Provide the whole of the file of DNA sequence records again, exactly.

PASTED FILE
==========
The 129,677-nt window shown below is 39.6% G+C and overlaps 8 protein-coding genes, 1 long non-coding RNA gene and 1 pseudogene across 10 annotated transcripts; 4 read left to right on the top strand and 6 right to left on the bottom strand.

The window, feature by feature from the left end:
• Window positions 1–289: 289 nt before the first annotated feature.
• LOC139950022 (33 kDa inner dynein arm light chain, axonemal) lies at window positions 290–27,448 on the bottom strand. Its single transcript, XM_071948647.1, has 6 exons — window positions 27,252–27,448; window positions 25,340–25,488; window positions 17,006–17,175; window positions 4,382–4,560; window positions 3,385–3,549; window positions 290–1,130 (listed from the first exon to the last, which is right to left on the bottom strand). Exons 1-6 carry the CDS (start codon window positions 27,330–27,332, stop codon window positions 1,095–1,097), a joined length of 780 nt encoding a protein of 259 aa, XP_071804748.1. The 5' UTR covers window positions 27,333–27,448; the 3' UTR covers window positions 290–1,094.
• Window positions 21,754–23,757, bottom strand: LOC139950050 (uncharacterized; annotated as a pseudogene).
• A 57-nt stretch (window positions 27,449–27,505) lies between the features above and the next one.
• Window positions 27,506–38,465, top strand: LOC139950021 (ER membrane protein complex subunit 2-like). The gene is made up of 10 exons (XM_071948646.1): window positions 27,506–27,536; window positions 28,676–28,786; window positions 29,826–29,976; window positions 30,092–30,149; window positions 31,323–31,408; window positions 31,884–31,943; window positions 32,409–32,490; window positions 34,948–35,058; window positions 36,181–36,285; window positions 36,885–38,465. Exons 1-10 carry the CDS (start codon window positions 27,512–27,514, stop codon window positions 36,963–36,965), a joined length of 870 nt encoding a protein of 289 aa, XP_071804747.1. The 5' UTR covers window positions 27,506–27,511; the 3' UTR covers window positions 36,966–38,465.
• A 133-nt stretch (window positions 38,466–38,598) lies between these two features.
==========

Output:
The 129,677-nt window shown below is 39.6% G+C and overlaps 8 protein-coding genes, 1 long non-coding RNA gene and 1 pseudogene across 10 annotated transcripts; 4 read left to right on the top strand and 6 right to left on the bottom strand.

The window, feature by feature from the left end:
• Window positions 1–289: 289 nt before the first annotated feature.
• LOC139950022 (33 kDa inner dynein arm light chain, axonemal) lies at window positions 290–27,448 on the bottom strand. Its single transcript, XM_071948647.1, has 6 exons — window positions 27,252–27,448; window positions 25,340–25,488; window positions 17,006–17,175; window positions 4,382–4,560; window positions 3,385–3,549; window positions 290–1,130 (listed from the first exon to the last, which is right to left on the bottom strand). Exons 1-6 carry the CDS (start codon window positions 27,330–27,332, stop codon window positions 1,095–1,097), a joined length of 780 nt encoding a protein of 259 aa, XP_071804748.1. The 5' UTR covers window positions 27,333–27,448; the 3' UTR covers window positions 290–1,094.
• Window positions 21,754–23,757, bottom strand: LOC139950050 (uncharacterized; annotated as a pseudogene).
• A 57-nt stretch (window positions 27,449–27,505) lies between the features above and the next one.
• Window positions 27,506–38,465, top strand: LOC139950021 (ER membrane protein complex subunit 2-like). The gene is made up of 10 exons (XM_071948646.1): window positions 27,506–27,536; window positions 28,676–28,786; window positions 29,826–29,976; window positions 30,092–30,149; window positions 31,323–31,408; window positions 31,884–31,943; window positions 32,409–32,490; window positions 34,948–35,058; window positions 36,181–36,285; window positions 36,885–38,465. Exons 1-10 carry the CDS (start codon window positions 27,512–27,514, stop codon window positions 36,963–36,965), a joined length of 870 nt encoding a protein of 289 aa, XP_071804747.1. The 5' UTR covers window positions 27,506–27,511; the 3' UTR covers window positions 36,966–38,465.
• A 133-nt stretch (window positions 38,466–38,598) lies between these two features.